Joe, I believe you are commenting about the 25% surcharge imposed on city water. See, the City believes it was a good move to buy a private firm, at an inflated price which allegedly was computed on the back of a napkin, and then fund the purchase in part by imposing a surcharge on those on the island who were not in the city because of some liberal interpretation of a law. In effect, the city removed utility billing from the oversight of the PUC by this move. IOW, a private company was able to return income to its owners after paying all operational and fixed expenses yet the City had to stick it to out of city users who came along with the utility when purchased. Actually, the City decided it would go into the water service business with the intent of making money.

    Since the acquisition the rates have steadily increased and some might ask why because a large portion of the fixed costs of the utility is interest on the bonds used to acquire it. The misuse of impact fees settled through the court is also involved in their scheme but not addressed by me here. IMO, the ultimate plan was to extort those non city residents to annex to the City as the utility charge would go away. Perhaps if the state regs did not list a ceiling rate for a surcharge, one of more than 25% would have been imposed. Lastly, note that new developments are now “encouraged” to annex to the city before attaching to the water facility. Nice business when you have a monopoly.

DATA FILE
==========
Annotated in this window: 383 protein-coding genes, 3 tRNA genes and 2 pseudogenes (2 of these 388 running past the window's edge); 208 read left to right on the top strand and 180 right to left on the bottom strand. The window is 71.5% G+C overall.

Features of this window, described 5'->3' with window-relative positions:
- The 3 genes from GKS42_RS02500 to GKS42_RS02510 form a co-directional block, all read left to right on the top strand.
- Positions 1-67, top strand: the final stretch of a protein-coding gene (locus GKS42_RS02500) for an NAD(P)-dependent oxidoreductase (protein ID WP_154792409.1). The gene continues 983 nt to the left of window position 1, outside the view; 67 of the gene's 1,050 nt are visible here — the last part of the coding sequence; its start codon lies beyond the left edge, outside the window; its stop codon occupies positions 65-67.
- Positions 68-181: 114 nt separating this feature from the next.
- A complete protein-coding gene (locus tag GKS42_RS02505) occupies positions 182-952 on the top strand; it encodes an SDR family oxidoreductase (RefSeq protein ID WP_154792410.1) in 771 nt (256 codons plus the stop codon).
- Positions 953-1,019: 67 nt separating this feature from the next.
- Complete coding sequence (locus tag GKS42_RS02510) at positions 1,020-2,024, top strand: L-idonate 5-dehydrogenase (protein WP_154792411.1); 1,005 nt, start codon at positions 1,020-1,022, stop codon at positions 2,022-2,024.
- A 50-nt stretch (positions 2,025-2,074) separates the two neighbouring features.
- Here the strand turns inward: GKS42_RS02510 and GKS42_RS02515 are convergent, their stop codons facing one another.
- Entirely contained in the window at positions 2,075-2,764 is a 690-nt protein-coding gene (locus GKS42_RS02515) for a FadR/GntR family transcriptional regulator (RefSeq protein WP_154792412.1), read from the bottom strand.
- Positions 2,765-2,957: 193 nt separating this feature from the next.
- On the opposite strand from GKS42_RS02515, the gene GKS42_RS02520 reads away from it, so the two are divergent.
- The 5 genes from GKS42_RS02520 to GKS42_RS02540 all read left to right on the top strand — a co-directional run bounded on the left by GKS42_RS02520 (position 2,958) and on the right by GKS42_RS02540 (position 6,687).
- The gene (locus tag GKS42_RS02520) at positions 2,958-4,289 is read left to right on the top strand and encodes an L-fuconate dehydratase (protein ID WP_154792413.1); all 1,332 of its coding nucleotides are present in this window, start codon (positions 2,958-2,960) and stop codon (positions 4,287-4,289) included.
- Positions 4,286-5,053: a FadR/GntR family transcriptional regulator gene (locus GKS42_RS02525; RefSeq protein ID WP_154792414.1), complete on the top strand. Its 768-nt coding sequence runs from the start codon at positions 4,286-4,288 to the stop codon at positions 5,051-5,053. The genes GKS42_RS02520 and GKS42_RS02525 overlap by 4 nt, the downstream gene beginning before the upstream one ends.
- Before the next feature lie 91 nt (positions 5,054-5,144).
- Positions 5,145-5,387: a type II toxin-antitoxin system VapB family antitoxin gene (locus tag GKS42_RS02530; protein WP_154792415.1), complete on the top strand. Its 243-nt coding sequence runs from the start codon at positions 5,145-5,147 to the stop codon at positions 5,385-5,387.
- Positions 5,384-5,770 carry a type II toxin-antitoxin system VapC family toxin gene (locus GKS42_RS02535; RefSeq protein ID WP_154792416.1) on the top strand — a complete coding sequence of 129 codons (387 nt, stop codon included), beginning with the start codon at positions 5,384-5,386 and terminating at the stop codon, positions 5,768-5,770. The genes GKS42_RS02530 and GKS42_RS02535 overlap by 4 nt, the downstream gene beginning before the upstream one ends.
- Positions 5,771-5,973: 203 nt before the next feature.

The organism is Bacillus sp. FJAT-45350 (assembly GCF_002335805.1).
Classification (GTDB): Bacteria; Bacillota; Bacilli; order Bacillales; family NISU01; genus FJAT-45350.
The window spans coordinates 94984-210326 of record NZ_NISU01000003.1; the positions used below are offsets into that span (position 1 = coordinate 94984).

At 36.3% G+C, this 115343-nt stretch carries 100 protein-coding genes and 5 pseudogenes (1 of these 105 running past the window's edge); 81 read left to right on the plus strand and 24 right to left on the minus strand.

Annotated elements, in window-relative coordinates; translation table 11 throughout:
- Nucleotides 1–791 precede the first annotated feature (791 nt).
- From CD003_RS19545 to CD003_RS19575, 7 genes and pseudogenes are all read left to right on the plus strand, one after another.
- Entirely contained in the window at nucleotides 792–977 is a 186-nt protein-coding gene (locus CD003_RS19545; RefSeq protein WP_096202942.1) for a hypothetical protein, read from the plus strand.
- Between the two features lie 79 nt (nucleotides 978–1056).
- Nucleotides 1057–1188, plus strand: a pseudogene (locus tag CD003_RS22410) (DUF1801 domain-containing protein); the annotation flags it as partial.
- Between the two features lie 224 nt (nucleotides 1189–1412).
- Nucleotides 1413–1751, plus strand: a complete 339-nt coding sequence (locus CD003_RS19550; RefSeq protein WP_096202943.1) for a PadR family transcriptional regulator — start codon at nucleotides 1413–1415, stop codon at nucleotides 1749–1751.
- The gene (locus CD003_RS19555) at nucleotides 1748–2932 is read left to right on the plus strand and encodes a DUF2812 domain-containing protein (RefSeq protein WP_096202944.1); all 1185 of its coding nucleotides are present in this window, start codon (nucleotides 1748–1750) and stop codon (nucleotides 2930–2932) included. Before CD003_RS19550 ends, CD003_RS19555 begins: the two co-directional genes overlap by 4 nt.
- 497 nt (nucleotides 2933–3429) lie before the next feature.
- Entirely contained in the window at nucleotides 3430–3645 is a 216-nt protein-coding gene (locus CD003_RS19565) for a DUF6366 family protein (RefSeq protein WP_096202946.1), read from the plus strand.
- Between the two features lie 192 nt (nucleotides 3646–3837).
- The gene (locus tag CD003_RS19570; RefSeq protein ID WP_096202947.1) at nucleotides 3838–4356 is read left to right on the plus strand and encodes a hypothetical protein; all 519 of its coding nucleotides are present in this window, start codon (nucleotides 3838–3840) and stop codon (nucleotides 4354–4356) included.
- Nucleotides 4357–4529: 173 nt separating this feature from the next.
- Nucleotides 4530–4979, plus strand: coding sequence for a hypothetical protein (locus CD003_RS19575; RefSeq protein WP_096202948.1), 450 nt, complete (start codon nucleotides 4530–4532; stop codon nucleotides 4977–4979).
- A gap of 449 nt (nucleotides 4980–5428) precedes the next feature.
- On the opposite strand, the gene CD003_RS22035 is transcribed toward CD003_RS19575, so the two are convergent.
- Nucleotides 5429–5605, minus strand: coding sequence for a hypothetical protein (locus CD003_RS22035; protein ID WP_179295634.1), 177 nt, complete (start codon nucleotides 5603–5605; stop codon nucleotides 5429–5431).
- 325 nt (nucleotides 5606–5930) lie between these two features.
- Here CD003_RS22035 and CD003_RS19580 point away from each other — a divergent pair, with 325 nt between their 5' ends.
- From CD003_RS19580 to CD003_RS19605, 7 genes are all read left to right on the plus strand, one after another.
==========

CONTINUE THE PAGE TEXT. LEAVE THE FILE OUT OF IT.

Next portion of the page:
So, the upshot is I agree with you, those on the island paying a surcharge for water and sewer service have paid their dues as have those who paid the sand tax.

  10. robert riegler says:

    Yet another example of the ever expanding City of Fernandina Beach Gobernment. More programs, more employees, more to manage. It’s called job security folks for gobernment managment. Can’t you see this?